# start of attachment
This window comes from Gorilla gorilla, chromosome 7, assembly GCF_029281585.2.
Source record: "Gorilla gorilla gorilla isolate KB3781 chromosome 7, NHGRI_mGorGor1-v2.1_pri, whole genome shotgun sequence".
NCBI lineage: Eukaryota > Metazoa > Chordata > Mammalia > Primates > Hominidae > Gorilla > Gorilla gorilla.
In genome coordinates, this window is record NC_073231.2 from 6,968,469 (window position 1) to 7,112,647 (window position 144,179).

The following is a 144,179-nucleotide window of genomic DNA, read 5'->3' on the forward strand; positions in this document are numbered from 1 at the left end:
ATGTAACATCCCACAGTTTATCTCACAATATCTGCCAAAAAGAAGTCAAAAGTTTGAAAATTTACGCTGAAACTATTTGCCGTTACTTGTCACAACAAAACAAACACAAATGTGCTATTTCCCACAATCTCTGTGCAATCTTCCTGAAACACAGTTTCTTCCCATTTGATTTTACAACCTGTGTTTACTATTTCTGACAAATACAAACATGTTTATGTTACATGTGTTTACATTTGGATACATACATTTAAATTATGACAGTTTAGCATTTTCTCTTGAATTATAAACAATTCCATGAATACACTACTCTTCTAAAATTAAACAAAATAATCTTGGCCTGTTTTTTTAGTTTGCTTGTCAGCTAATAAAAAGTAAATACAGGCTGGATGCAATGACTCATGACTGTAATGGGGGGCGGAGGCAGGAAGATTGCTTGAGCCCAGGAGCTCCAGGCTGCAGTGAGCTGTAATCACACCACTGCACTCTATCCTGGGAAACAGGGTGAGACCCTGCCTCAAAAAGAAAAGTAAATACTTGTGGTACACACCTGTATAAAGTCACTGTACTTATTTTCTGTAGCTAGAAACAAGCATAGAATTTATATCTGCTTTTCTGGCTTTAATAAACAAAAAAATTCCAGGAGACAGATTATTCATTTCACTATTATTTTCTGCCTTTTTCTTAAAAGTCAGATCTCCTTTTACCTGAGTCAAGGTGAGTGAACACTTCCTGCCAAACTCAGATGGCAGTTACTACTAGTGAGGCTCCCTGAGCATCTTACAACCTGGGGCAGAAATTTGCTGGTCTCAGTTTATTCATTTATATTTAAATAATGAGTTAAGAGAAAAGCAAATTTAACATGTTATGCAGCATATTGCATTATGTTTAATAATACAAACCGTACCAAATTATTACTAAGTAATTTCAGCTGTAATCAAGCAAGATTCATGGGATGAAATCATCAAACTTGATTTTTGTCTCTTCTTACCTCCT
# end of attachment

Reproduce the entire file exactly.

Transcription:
This window comes from Gorilla gorilla, chromosome 7, assembly GCF_029281585.2.
Source record: "Gorilla gorilla gorilla isolate KB3781 chromosome 7, NHGRI_mGorGor1-v2.1_pri, whole genome shotgun sequence".
NCBI lineage: Eukaryota > Metazoa > Chordata > Mammalia > Primates > Hominidae > Gorilla > Gorilla gorilla.
In genome coordinates, this window is record NC_073231.2 from 6,968,469 (window position 1) to 7,112,647 (window position 144,179).

The following is a 144,179-nucleotide window of genomic DNA, read 5'->3' on the forward strand; positions in this document are numbered from 1 at the left end:
ATGTAACATCCCACAGTTTATCTCACAATATCTGCCAAAAAGAAGTCAAAAGTTTGAAAATTTACGCTGAAACTATTTGCCGTTACTTGTCACAACAAAACAAACACAAATGTGCTATTTCCCACAATCTCTGTGCAATCTTCCTGAAACACAGTTTCTTCCCATTTGATTTTACAACCTGTGTTTACTATTTCTGACAAATACAAACATGTTTATGTTACATGTGTTTACATTTGGATACATACATTTAAATTATGACAGTTTAGCATTTTCTCTTGAATTATAAACAATTCCATGAATACACTACTCTTCTAAAATTAAACAAAATAATCTTGGCCTGTTTTTTTAGTTTGCTTGTCAGCTAATAAAAAGTAAATACAGGCTGGATGCAATGACTCATGACTGTAATGGGGGGCGGAGGCAGGAAGATTGCTTGAGCCCAGGAGCTCCAGGCTGCAGTGAGCTGTAATCACACCACTGCACTCTATCCTGGGAAACAGGGTGAGACCCTGCCTCAAAAAGAAAAGTAAATACTTGTGGTACACACCTGTATAAAGTCACTGTACTTATTTTCTGTAGCTAGAAACAAGCATAGAATTTATATCTGCTTTTCTGGCTTTAATAAACAAAAAAATTCCAGGAGACAGATTATTCATTTCACTATTATTTTCTGCCTTTTTCTTAAAAGTCAGATCTCCTTTTACCTGAGTCAAGGTGAGTGAACACTTCCTGCCAAACTCAGATGGCAGTTACTACTAGTGAGGCTCCCTGAGCATCTTACAACCTGGGGCAGAAATTTGCTGGTCTCAGTTTATTCATTTATATTTAAATAATGAGTTAAGAGAAAAGCAAATTTAACATGTTATGCAGCATATTGCATTATGTTTAATAATACAAACCGTACCAAATTATTACTAAGTAATTTCAGCTGTAATCAAGCAAGATTCATGGGATGAAATCATCAAACTTGATTTTTGTCTCTTCTTACCTCCT